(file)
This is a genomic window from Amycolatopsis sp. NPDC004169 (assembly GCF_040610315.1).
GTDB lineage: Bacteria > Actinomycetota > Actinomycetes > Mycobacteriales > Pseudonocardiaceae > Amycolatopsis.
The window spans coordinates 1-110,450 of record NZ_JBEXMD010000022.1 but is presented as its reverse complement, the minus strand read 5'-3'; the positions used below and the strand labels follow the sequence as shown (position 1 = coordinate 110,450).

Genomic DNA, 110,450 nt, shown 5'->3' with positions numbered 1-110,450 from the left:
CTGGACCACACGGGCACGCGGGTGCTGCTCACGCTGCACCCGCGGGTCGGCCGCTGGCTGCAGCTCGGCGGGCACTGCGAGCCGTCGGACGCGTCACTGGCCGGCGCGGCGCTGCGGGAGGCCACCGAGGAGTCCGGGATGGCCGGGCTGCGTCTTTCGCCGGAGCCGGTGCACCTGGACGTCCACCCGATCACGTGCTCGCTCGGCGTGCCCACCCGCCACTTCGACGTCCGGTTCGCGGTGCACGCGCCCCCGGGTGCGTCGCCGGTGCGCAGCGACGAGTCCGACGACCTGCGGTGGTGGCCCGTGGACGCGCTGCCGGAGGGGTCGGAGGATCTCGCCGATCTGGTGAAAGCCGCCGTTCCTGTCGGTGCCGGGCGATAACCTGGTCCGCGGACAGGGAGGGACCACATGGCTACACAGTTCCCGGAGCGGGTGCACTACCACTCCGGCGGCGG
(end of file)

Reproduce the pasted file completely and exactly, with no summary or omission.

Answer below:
This is a genomic window from Amycolatopsis sp. NPDC004169 (assembly GCF_040610315.1).
GTDB lineage: Bacteria > Actinomycetota > Actinomycetes > Mycobacteriales > Pseudonocardiaceae > Amycolatopsis.
The window spans coordinates 1-110,450 of record NZ_JBEXMD010000022.1 but is presented as its reverse complement, the minus strand read 5'-3'; the positions used below and the strand labels follow the sequence as shown (position 1 = coordinate 110,450).

Genomic DNA, 110,450 nt, shown 5'->3' with positions numbered 1-110,450 from the left:
CTGGACCACACGGGCACGCGGGTGCTGCTCACGCTGCACCCGCGGGTCGGCCGCTGGCTGCAGCTCGGCGGGCACTGCGAGCCGTCGGACGCGTCACTGGCCGGCGCGGCGCTGCGGGAGGCCACCGAGGAGTCCGGGATGGCCGGGCTGCGTCTTTCGCCGGAGCCGGTGCACCTGGACGTCCACCCGATCACGTGCTCGCTCGGCGTGCCCACCCGCCACTTCGACGTCCGGTTCGCGGTGCACGCGCCCCCGGGTGCGTCGCCGGTGCGCAGCGACGAGTCCGACGACCTGCGGTGGTGGCCCGTGGACGCGCTGCCGGAGGGGTCGGAGGATCTCGCCGATCTGGTGAAAGCCGCCGTTCCTGTCGGTGCCGGGCGATAACCTGGTCCGCGGACAGGGAGGGACCACATGGCTACACAGTTCCCGGAGCGGGTGCACTACCACTCCGGCGGCGG